David Price had an excellent track record before signing with the Red Sox in 2015. But, with two seasons under his belt, what could a solid 2018 campaign mean for him and Boston?
Baseball is a complex sport. Even more complex than the sport itself is its players.
Their love for this game is beyond what most of us can imagine. This game gives them life, and in turn, they get to perform on the biggest stage in the world seemingly night-in and night-out.
Baseball is not easy. The physical, mental and emotional demands of this sport can sometimes lead an athlete to forget why he started playing. Once that love is lost, you may find a player chasing money rather than rings.
The silver lining in this is once that love is lost, it can be rediscovered. Greed over passion never is received well, especially for a championship-or-bust fan base such as Boston’s.
You’ll be far-fetched to find a player with more passion for the game that’s given him so much than the Red Sox’ David Price. Price was drafted first overall in 2007. After just over a year in the minors, Price was pitching for Tampa Bay in the playoffs.
Price was itching to get out of the Minor Leagues, but who wouldn’t be? Long bus rides, low wages (with the exception of signing bonuses-Price received $5.6 million) hardly give players a desire to stay. But they do. They stay and they stay for the love of the game, to leave their mark on its history.
With such huge adjustments to make, most of us can’t fully understand the mental hurdles baseball players face.
From a local crowd of 5,000 and a paycheck that sometimes won’t be equivalent to minimum wage in some states, to a roaring crowd of 35,000 plus and a paycheck most of us can only dream of, these players have quite the adjustment to make.
To say that Price has lost his love for baseball is incorrect. Truth be told, David Price is one of the hardest workers in the game. And to question his passion for his job is flat-out wrong. Passion is derived from hard work and greeted with reward more times than not.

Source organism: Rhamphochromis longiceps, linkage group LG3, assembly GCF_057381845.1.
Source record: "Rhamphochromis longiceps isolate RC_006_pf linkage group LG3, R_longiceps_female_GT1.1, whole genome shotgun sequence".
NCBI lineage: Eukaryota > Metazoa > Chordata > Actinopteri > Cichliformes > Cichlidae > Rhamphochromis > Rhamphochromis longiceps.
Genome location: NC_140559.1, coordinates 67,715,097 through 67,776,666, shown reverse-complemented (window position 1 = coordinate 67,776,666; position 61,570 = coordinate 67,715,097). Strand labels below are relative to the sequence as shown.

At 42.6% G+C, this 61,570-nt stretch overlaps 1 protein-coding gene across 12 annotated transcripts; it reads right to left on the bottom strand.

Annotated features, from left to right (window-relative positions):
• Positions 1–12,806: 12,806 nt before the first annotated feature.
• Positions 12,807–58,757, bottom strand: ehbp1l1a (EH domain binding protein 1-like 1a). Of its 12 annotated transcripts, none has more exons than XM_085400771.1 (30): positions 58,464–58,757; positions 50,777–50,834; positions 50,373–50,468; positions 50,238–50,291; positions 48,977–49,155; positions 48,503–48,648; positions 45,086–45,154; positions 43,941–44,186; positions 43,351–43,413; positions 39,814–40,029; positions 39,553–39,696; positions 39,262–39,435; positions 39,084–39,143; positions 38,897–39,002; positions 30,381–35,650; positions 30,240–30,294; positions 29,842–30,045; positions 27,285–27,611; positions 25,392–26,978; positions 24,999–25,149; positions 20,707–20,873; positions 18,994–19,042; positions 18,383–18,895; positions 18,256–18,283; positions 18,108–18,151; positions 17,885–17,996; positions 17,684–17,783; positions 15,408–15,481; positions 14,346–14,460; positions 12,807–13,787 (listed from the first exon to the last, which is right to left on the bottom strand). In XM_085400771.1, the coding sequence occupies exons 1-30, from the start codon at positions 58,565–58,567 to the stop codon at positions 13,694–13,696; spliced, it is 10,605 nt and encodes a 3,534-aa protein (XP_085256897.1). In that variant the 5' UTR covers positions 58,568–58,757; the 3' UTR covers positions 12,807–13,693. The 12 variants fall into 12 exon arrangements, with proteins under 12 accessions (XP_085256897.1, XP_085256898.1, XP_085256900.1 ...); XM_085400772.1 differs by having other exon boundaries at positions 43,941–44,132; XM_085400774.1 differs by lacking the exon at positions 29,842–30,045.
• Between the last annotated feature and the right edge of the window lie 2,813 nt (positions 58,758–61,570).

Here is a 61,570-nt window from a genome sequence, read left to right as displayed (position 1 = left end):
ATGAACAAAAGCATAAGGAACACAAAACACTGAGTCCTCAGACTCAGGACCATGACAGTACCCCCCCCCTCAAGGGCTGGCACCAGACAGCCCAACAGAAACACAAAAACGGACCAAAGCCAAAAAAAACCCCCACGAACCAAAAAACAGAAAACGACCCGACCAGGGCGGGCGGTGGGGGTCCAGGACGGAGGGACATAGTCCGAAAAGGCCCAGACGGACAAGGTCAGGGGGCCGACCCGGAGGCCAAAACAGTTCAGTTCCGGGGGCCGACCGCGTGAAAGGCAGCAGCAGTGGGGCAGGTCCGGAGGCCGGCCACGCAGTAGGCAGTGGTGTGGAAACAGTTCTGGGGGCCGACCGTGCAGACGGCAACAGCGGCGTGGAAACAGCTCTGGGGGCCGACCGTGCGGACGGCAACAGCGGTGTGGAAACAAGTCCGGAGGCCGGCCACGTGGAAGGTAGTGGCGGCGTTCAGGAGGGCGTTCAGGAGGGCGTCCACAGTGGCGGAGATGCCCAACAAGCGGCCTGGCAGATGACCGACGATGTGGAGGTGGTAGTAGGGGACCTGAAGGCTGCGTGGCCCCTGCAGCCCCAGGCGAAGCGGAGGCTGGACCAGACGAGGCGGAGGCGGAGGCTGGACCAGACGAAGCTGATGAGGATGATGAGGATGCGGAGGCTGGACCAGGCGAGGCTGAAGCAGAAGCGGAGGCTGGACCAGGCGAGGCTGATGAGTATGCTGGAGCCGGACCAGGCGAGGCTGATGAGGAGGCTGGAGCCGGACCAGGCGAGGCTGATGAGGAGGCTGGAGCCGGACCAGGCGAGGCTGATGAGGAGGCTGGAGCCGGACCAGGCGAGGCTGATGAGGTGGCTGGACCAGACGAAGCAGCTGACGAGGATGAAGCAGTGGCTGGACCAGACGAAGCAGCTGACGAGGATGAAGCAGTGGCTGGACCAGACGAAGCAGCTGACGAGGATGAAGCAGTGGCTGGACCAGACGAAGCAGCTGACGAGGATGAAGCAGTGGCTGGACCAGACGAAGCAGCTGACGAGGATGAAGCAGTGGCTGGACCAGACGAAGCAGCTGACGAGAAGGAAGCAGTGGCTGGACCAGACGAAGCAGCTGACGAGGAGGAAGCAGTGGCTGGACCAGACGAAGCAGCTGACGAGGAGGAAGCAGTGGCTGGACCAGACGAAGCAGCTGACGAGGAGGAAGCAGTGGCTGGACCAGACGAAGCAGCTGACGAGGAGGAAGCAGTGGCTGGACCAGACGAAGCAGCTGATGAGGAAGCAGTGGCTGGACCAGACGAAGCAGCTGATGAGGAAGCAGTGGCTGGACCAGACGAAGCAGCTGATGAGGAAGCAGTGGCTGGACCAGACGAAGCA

For Price, his reward came in the off-season of 2015 when he inked a 7-year $217 million deal with the Red Sox. Carrying an AAV of over $30 million, it’s only right that the fan base felt Price had something to prove.
Prove your worth in this city and you’re treated like a God. Disprove your worth and you’re yesterday’s news, nothing more than another headline about another bad contract.
Price has had his issues with the media, fans and current NESN analyst and Hall of Famer Dennis Eckersley. Nik DeCosta-Kilpa of Boston.com does a fine job of capturing Price’s scuffs with the media thus far.
To proclaim Price to have an issue with the fans here would be yet another stereotype that would prove incorrect. He hasn’t bad-mouthed the fans or had any altercations of that sort. He saw the passion that emanated from the stands when he was pitching against Boston.
Was David Price wrong to choose Boston?
Price had offers that were similar to Boston’s, his reason for choosing this as his final destination came down to two things. Money and winning. His current contract is one of the game’s highest deals, and the direction Boston was headed with its young core of star players made it tough for Price to say no.
Any athlete who’s played in a Boston media market will tell you the same thing. It isn’t easy to play here. That is also something Price knew before signing here. But, perhaps he underestimated how difficult it really is.
Carl Crawford had difficulty here, the same goes for Pablo Sandoval and I wouldn’t exactly say Hanley Ramirez has excelled, either. All three and Price have signed long-term deals and haven’t performed up to par.